A couple years ago I discovered the book “Getting Things Done – the art of stress free productivity” by David Allen. I got very excited about it and set up my own GTD system. But after a few weeks of using it, or trying to use it, I gave up and went back to my old habits.
Although I felt disgusted with myself, I did learn some great tricks, like if something can be done in under two minutes, do it. And keeping your email inbox to zero. I also learned that there are a ton of productivity hacks on the internet. It’s a huge industry. Some of my favorites are those videos where you learn how to do stuff with every day items like 15 cool things you can do with Binder Clips.
A few weeks ago I decided to try the GTD system again. Why? Because I started to feel like my life was getting out of control. What prompted this? I had a gig! A solo acoustic one man show kind of gig where all eyes would be on me for two sets. I hadn’t played a full on Alex Walsh Show in about a year. The act of preparing for it made me realize how much stuff I had piled up in my brain and how out of sorts my home office space was.
When I started looking at GTD again I realized I had been too hasty the first time around. I was trying to change too many habits all at the same time, something I read about in The Power of Habit. There are lots of experiences of people online who have used GTD for the past fifteen years or so. Many say it’s something that is easy to fall off, and easy to get back on. The interesting thing to me about GTD is that it doesn’t start with the big questions, like ‘What do I want to do with my life?’ or give profound instructions like ‘follow your passion’. Those questions and ideas are valid but the place to start in the GTD system is with everything that has your attention right now.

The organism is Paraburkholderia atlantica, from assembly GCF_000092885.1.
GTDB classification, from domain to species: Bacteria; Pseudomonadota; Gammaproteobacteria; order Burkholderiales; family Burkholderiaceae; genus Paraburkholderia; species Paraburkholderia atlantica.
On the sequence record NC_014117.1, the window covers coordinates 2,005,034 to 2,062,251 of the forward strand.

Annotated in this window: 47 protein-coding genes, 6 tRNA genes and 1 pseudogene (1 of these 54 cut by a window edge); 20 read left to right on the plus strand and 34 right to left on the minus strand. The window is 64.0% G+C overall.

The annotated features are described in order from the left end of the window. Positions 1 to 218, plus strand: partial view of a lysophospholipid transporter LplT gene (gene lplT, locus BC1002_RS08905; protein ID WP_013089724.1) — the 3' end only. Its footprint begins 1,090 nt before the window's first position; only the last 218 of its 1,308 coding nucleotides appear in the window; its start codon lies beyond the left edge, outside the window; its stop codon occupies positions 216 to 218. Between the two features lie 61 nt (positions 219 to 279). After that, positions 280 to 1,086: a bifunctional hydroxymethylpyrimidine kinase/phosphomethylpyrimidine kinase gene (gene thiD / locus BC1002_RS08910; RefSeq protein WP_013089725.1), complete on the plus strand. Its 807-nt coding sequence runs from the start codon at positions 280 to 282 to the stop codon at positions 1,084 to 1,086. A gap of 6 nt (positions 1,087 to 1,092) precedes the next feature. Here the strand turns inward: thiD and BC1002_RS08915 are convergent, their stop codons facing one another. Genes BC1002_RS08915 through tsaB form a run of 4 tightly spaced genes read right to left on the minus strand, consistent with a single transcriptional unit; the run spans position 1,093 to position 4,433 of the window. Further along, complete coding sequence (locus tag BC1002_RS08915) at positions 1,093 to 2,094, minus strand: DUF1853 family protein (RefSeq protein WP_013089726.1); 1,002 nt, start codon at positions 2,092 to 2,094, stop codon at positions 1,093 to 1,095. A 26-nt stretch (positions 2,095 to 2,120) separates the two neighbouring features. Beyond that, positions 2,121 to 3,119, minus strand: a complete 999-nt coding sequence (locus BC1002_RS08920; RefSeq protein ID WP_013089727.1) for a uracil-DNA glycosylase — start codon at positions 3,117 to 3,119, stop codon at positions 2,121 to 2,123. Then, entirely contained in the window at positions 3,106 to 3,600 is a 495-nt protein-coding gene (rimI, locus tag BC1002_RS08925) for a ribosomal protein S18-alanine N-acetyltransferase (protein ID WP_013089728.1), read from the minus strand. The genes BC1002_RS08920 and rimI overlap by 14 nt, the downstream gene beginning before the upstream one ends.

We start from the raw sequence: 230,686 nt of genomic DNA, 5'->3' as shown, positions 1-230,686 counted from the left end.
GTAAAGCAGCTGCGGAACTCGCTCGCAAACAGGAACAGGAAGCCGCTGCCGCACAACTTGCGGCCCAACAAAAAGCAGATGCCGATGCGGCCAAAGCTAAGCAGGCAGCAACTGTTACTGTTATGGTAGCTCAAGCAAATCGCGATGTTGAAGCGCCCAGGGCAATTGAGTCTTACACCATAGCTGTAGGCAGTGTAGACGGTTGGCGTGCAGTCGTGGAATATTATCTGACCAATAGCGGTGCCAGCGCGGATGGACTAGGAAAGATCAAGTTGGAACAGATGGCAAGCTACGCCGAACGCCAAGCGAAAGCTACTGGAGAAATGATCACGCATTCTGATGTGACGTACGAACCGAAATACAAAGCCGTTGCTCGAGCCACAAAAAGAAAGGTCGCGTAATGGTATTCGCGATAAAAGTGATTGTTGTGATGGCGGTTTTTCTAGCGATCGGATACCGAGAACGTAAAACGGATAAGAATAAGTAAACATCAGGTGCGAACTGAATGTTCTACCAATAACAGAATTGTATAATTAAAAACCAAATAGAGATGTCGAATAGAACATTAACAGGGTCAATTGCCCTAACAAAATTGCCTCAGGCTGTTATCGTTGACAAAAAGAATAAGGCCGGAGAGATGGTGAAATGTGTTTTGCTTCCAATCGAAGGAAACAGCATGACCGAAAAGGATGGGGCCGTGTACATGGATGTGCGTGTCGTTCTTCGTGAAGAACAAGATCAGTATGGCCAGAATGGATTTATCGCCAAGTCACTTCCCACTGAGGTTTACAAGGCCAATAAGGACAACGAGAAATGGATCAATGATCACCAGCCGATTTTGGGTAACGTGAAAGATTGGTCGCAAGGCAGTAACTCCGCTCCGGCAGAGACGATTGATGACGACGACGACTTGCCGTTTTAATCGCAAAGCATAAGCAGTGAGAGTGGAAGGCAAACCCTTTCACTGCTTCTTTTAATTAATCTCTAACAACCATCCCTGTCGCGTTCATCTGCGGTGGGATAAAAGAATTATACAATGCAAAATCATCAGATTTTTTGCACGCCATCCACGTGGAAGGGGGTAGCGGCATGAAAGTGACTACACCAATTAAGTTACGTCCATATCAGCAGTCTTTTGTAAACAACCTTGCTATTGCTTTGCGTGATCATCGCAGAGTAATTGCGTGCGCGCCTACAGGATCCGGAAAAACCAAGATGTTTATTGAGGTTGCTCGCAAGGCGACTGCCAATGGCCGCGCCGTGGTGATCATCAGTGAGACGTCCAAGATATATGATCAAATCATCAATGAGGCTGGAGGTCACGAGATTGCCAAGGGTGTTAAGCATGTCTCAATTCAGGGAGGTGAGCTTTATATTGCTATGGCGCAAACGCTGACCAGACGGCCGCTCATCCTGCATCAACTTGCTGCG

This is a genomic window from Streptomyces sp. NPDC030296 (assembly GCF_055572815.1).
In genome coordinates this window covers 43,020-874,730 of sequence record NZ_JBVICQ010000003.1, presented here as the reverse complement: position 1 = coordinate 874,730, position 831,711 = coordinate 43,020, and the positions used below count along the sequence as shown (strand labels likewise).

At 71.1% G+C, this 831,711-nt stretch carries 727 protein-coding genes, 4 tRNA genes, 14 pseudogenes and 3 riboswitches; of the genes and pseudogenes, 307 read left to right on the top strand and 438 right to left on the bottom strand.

My “right now” had to do with my upcoming gig. I knew I wasn’t going to do a total revamping of my entire life just to get ready for one show, but getting started helped me create some mental peace and clarity.
The basic idea of GTD is that our brains are designed to process and plan and make decisions and dream of possibilities. They are not very good at remembering things. The solution is to get everything out of your head into an external system that you trust and is easy to use.
The key words are everything, trust, and easy.
The outcome is you will have a “Mind Like Water”, a term David Allen said he got from studying karate.
GTD (Getting Things Done) uses a simple five step process for what to do with all the stuff in your head:
- Capture – collect what has your attention
- Clarify – Process what it means
- Organize – Put it where it belongs
- Reflect – Review Frequently
- Engage – Simply do
You have to use this process for everything that comes at you, personally and professionally, in order to get the “Mind Like Water” experience. “Mind Like Water” is the same idea as “Flow”, or “Getting In The Zone”, all popular terms these days.
For me, walking around in a constant state of flow sounds exhilarating. Who wouldn’t want that?
I’m happy to say my show turned out to be one of my most successful solo gigs ever, on many levels, including not being distracted by my own random thoughts.
I’m continuing to get the GTD system into my DNA. It’s a challenge but I think it will be worth it.